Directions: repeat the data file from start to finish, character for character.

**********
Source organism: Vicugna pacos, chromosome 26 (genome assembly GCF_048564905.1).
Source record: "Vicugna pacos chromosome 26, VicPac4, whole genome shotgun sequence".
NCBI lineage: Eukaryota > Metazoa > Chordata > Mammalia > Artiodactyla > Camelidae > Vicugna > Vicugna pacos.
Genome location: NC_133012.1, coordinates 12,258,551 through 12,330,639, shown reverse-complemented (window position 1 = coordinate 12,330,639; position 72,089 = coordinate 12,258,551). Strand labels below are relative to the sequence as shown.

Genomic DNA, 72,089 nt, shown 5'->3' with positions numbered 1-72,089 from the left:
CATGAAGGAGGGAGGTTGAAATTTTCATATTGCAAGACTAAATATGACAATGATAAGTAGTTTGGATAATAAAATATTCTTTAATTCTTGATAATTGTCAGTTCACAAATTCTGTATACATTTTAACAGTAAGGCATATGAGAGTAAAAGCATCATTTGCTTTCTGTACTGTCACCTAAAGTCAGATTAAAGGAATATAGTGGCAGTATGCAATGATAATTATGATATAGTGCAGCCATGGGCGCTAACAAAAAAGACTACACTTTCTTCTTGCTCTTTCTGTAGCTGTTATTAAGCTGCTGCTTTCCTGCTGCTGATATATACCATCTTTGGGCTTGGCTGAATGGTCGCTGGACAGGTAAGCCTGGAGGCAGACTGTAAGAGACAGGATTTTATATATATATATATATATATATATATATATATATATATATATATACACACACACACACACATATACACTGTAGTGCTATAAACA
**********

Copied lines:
Source organism: Vicugna pacos, chromosome 26 (genome assembly GCF_048564905.1).
Source record: "Vicugna pacos chromosome 26, VicPac4, whole genome shotgun sequence".
NCBI lineage: Eukaryota > Metazoa > Chordata > Mammalia > Artiodactyla > Camelidae > Vicugna > Vicugna pacos.
Genome location: NC_133012.1, coordinates 12,258,551 through 12,330,639, shown reverse-complemented (window position 1 = coordinate 12,330,639; position 72,089 = coordinate 12,258,551). Strand labels below are relative to the sequence as shown.

Genomic DNA, 72,089 nt, shown 5'->3' with positions numbered 1-72,089 from the left:
CATGAAGGAGGGAGGTTGAAATTTTCATATTGCAAGACTAAATATGACAATGATAAGTAGTTTGGATAATAAAATATTCTTTAATTCTTGATAATTGTCAGTTCACAAATTCTGTATACATTTTAACAGTAAGGCATATGAGAGTAAAAGCATCATTTGCTTTCTGTACTGTCACCTAAAGTCAGATTAAAGGAATATAGTGGCAGTATGCAATGATAATTATGATATAGTGCAGCCATGGGCGCTAACAAAAAAGACTACACTTTCTTCTTGCTCTTTCTGTAGCTGTTATTAAGCTGCTGCTTTCCTGCTGCTGATATATACCATCTTTGGGCTTGGCTGAATGGTCGCTGGACAGGTAAGCCTGGAGGCAGACTGTAAGAGACAGGATTTTATATATATATATATATATATATATATATATATATATATATATATACACACACACACACACATATACACTGTAGTGCTATAAACA